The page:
Photographer's Note

- It has approximately 30 species in the wild, extending to South America, Africa, Madagascar, and tropical Asia. The first scientific description of a Gerbera was made by J.D. Hooker in Curtis Botanical Magazine in 1889 when he described Gerbera jamesonii, a South African species also known as Transvaal daisy or Barberton Daisy.
- Gerbera is very popular and widely used as a decorative garden plant or as cut flowers. The domesticated cultivars are mostly a result of a cross between Gerbera jamesonii and another South African species Gerbera viridifolia. The cross is known as Gerbera hybrida. Thousands of cultivars exist. They vary greatly in shape and size. Colors include white, yellow, orange, red, and pink. The center of the flower is sometimes black. Often the same flower can have petals of several different colors.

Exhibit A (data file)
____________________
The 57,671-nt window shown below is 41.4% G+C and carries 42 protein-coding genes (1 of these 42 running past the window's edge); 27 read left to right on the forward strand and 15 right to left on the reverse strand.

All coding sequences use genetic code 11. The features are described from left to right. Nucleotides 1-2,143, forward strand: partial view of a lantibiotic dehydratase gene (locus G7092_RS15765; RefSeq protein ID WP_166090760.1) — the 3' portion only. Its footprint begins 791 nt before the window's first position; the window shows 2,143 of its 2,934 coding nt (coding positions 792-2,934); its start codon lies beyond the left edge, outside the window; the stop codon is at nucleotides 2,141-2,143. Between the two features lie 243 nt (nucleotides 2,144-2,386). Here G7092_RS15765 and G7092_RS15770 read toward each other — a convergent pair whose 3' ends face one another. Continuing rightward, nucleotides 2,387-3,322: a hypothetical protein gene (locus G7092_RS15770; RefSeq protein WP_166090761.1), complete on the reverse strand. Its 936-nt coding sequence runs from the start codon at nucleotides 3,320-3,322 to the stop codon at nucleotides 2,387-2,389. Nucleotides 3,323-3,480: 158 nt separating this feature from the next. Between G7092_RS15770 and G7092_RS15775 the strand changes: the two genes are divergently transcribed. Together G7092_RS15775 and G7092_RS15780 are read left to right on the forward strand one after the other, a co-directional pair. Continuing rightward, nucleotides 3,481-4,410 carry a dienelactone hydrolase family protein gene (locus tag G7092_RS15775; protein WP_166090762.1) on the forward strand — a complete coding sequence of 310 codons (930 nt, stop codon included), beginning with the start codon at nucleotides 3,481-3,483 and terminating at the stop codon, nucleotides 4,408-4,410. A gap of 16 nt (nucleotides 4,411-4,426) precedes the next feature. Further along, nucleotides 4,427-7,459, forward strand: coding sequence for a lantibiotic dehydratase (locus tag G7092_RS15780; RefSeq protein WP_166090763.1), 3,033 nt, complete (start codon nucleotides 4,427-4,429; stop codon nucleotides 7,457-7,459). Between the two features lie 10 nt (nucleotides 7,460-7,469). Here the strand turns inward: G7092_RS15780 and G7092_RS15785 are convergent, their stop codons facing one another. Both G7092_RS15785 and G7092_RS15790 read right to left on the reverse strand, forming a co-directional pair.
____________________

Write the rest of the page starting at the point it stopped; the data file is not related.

Model: FinePix S9600
Software: Adobe Photoshop CS2 Windows
Exposure Time: 1/80
F-Stop: f/2.8
ISO Speed Ratings: 200
Focal Length: 620/100 mm
Date Taken: 2008-05-17 14:21
Metering Mode: Pattern
Flash: Flash did not fire, compulsory flash mode


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Additional Photos by Mohammad Ali Banaei (banaei_nikon) Gold Star Critiquer/Gold Star Workshop Editor/Gold Note Writer [C: 240 W: 93 N: 131] (777)
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